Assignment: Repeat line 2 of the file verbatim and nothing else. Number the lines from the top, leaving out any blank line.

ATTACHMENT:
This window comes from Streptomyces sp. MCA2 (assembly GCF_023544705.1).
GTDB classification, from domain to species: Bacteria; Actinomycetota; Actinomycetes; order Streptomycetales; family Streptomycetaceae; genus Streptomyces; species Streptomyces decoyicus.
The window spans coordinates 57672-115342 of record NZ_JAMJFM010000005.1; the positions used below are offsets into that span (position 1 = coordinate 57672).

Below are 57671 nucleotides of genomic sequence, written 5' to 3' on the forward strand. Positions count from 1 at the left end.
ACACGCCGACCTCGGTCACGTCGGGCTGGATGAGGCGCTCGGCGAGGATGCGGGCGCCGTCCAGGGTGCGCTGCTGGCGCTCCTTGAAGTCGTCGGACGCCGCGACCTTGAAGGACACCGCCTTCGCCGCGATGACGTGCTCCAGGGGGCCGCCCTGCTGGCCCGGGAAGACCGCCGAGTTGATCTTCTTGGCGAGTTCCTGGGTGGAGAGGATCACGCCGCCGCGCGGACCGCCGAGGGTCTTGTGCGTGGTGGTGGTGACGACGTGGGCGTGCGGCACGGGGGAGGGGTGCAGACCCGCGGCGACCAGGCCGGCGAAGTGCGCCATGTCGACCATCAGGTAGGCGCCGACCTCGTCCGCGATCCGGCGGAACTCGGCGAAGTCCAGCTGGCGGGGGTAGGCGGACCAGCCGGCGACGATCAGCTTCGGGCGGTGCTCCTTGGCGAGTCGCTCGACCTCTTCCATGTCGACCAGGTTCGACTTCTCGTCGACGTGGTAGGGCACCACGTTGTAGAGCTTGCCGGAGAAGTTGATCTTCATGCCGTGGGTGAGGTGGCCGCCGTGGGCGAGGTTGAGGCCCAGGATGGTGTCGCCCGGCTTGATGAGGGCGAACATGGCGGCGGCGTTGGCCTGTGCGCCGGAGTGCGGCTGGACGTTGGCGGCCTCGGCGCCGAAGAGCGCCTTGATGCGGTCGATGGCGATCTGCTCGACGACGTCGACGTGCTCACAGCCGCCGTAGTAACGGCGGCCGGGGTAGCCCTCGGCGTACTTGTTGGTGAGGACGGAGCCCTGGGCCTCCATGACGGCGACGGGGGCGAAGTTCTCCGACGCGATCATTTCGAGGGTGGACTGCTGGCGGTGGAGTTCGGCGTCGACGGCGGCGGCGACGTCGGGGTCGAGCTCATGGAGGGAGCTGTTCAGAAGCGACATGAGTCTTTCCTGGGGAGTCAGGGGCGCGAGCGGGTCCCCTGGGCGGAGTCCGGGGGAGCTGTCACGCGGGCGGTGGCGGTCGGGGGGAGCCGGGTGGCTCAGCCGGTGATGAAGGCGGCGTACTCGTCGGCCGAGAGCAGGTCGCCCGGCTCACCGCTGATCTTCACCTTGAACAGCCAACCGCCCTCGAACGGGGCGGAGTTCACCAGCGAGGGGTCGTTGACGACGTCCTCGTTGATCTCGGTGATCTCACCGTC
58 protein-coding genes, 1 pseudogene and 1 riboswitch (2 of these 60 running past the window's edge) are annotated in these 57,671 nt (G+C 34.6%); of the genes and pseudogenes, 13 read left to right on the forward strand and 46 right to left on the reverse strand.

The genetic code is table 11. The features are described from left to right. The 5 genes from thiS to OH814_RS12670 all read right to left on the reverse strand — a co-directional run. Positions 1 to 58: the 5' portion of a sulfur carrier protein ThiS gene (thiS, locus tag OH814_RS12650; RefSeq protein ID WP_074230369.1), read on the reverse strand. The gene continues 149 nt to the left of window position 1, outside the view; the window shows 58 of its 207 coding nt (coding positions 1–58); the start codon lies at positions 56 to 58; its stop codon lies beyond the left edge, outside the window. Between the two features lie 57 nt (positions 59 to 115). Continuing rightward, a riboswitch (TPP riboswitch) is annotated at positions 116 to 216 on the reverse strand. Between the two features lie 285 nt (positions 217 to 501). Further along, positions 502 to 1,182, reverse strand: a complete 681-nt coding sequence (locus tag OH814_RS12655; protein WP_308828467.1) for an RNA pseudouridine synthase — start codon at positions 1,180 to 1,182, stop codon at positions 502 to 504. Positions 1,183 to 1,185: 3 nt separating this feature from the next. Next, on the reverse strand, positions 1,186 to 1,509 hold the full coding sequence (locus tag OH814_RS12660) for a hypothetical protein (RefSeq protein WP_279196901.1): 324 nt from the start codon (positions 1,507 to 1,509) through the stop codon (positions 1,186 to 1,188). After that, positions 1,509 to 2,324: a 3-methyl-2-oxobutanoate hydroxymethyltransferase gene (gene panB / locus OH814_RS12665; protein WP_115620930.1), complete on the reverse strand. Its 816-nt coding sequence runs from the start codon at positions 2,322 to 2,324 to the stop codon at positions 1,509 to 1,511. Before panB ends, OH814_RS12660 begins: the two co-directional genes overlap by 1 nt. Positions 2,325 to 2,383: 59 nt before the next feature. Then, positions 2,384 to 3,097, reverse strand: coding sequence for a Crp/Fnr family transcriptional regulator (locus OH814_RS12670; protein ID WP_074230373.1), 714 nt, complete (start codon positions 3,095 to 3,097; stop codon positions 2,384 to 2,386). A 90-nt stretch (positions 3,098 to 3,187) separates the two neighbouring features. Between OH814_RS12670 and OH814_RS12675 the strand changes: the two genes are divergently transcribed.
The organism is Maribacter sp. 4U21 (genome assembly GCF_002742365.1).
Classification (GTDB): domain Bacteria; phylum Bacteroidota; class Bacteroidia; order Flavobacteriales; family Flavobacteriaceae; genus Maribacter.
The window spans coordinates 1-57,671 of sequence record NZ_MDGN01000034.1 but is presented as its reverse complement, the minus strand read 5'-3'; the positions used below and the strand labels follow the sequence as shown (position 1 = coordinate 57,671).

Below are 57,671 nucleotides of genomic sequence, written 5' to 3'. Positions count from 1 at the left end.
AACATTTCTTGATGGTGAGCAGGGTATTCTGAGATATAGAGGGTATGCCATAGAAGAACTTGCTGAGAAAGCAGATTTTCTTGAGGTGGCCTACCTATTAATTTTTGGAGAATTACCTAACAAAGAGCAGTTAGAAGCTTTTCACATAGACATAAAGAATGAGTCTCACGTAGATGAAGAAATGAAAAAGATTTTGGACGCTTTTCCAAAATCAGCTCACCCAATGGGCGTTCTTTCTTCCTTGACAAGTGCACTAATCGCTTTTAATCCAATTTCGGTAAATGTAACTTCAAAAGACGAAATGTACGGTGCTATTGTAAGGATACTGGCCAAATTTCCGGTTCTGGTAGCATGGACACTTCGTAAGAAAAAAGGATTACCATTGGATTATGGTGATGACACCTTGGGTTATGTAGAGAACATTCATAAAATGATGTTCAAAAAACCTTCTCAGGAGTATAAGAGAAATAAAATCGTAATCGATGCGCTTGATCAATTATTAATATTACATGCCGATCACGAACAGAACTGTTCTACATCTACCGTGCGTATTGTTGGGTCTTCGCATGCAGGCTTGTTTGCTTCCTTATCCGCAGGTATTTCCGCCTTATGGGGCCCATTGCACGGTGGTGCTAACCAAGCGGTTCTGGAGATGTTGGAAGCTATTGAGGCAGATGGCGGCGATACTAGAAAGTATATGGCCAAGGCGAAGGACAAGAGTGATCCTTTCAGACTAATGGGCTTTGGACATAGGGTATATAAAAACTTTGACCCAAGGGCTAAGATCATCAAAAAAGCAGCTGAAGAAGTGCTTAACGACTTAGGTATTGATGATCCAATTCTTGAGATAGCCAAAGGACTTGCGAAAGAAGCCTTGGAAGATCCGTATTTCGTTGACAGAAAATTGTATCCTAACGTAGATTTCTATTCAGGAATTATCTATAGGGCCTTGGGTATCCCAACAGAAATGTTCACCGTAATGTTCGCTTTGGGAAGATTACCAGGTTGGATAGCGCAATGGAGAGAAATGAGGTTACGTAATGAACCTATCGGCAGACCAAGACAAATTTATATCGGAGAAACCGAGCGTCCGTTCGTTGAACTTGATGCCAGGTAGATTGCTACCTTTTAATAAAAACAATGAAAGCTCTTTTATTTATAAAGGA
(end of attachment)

GTDB classification, from domain to species: Bacteria; Actinomycetota; Actinomycetes; order Streptomycetales; family Streptomycetaceae; genus Streptomyces; species Streptomyces decoyicus.